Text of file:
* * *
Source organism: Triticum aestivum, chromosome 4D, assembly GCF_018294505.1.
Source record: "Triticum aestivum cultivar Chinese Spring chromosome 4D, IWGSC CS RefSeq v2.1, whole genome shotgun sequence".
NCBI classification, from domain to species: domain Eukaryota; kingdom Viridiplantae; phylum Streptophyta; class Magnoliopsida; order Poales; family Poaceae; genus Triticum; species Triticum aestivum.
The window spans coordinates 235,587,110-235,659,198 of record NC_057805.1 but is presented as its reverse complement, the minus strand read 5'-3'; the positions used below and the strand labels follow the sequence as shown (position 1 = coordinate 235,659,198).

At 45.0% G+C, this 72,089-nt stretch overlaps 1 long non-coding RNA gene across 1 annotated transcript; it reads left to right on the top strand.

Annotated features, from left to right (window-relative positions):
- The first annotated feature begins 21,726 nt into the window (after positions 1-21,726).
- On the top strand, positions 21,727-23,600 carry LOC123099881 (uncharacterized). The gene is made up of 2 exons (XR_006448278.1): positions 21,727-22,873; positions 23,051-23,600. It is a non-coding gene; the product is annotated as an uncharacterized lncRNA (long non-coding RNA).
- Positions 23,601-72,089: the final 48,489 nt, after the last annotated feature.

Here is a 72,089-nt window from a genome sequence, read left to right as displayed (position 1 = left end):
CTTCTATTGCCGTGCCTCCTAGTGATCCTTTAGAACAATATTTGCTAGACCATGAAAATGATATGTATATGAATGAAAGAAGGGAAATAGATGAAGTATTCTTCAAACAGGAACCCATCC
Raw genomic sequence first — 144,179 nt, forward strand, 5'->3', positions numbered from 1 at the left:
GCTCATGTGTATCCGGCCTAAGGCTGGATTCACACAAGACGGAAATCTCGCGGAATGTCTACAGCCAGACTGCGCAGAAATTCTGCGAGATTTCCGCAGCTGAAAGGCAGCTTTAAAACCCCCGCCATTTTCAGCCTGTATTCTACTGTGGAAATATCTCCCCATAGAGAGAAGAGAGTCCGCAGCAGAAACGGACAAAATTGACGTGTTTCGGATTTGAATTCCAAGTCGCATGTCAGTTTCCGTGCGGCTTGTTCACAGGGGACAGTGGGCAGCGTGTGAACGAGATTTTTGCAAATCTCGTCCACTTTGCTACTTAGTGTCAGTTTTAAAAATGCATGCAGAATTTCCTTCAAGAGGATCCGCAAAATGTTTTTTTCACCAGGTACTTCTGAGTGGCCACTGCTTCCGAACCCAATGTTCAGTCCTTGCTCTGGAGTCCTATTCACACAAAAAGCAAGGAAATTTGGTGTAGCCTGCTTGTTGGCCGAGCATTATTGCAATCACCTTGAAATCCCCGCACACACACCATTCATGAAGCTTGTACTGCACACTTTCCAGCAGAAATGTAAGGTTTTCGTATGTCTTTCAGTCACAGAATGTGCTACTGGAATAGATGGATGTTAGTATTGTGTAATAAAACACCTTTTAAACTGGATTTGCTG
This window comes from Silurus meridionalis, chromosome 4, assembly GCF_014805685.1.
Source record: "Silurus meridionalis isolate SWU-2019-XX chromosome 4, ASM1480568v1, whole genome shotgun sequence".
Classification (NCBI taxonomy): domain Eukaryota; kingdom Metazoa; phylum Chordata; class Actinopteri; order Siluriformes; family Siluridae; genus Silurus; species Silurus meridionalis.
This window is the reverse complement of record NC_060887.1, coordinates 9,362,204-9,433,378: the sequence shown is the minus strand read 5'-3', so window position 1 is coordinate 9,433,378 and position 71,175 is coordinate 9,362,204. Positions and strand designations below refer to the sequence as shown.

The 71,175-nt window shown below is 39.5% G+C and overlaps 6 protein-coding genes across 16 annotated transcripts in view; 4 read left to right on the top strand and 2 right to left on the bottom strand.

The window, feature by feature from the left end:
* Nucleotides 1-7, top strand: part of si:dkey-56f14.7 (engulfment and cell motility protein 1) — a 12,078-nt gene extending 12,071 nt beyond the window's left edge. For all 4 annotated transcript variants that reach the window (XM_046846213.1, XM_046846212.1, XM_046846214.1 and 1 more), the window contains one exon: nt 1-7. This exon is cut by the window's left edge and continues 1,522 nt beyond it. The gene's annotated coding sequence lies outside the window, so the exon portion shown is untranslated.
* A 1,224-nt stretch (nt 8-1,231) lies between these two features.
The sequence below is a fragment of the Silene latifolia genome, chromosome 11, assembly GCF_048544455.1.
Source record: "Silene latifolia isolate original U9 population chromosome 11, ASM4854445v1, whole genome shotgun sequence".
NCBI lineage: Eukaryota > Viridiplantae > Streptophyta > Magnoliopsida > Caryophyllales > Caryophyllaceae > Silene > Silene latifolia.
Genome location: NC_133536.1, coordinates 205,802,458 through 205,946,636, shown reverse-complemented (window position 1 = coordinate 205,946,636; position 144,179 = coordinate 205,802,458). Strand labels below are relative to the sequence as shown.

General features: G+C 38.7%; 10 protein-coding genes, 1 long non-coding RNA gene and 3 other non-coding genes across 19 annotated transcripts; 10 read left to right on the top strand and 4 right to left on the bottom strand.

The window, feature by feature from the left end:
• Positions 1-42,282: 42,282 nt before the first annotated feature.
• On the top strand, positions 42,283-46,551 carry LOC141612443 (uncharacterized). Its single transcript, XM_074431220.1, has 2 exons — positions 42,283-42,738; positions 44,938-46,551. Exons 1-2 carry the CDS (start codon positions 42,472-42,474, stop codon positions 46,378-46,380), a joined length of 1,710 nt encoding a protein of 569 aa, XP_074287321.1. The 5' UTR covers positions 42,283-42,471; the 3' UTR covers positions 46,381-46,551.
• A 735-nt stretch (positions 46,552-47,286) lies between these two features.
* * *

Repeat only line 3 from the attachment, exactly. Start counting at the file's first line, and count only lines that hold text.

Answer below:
NCBI classification, from domain to species: domain Eukaryota; kingdom Viridiplantae; phylum Streptophyta; class Magnoliopsida; order Poales; family Poaceae; genus Triticum; species Triticum aestivum.